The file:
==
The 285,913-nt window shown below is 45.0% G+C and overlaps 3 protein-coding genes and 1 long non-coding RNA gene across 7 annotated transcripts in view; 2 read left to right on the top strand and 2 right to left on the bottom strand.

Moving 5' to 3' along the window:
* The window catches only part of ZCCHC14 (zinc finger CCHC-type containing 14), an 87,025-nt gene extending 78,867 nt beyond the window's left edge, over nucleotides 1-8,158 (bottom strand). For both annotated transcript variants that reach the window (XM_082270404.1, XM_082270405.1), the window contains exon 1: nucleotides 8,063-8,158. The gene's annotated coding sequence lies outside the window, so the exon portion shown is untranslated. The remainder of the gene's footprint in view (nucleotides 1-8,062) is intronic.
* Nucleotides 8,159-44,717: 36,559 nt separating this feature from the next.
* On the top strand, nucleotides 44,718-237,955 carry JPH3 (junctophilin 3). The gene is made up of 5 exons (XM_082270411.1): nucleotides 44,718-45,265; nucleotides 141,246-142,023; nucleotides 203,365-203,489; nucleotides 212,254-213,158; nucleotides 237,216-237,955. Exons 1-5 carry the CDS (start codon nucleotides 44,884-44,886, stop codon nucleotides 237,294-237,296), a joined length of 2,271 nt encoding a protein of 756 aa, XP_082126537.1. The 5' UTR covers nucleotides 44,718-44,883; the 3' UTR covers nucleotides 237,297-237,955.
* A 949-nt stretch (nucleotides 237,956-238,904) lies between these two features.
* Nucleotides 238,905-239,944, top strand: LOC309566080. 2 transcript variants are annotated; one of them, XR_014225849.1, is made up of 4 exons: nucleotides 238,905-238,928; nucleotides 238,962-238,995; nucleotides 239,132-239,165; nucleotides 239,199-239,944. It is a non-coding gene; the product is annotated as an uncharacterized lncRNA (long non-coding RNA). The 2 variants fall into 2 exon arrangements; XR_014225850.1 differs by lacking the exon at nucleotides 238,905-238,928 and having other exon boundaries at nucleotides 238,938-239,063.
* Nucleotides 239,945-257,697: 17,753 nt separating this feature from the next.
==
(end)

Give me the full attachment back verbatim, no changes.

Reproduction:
The 285,913-nt window shown below is 45.0% G+C and overlaps 3 protein-coding genes and 1 long non-coding RNA gene across 7 annotated transcripts in view; 2 read left to right on the top strand and 2 right to left on the bottom strand.

Moving 5' to 3' along the window:
* The window catches only part of ZCCHC14 (zinc finger CCHC-type containing 14), an 87,025-nt gene extending 78,867 nt beyond the window's left edge, over nucleotides 1-8,158 (bottom strand). For both annotated transcript variants that reach the window (XM_082270404.1, XM_082270405.1), the window contains exon 1: nucleotides 8,063-8,158. The gene's annotated coding sequence lies outside the window, so the exon portion shown is untranslated. The remainder of the gene's footprint in view (nucleotides 1-8,062) is intronic.
* Nucleotides 8,159-44,717: 36,559 nt separating this feature from the next.
* On the top strand, nucleotides 44,718-237,955 carry JPH3 (junctophilin 3). The gene is made up of 5 exons (XM_082270411.1): nucleotides 44,718-45,265; nucleotides 141,246-142,023; nucleotides 203,365-203,489; nucleotides 212,254-213,158; nucleotides 237,216-237,955. Exons 1-5 carry the CDS (start codon nucleotides 44,884-44,886, stop codon nucleotides 237,294-237,296), a joined length of 2,271 nt encoding a protein of 756 aa, XP_082126537.1. The 5' UTR covers nucleotides 44,718-44,883; the 3' UTR covers nucleotides 237,297-237,955.
* A 949-nt stretch (nucleotides 237,956-238,904) lies between these two features.
* Nucleotides 238,905-239,944, top strand: LOC309566080. 2 transcript variants are annotated; one of them, XR_014225849.1, is made up of 4 exons: nucleotides 238,905-238,928; nucleotides 238,962-238,995; nucleotides 239,132-239,165; nucleotides 239,199-239,944. It is a non-coding gene; the product is annotated as an uncharacterized lncRNA (long non-coding RNA). The 2 variants fall into 2 exon arrangements; XR_014225850.1 differs by lacking the exon at nucleotides 238,905-238,928 and having other exon boundaries at nucleotides 238,938-239,063.
* Nucleotides 239,945-257,697: 17,753 nt separating this feature from the next.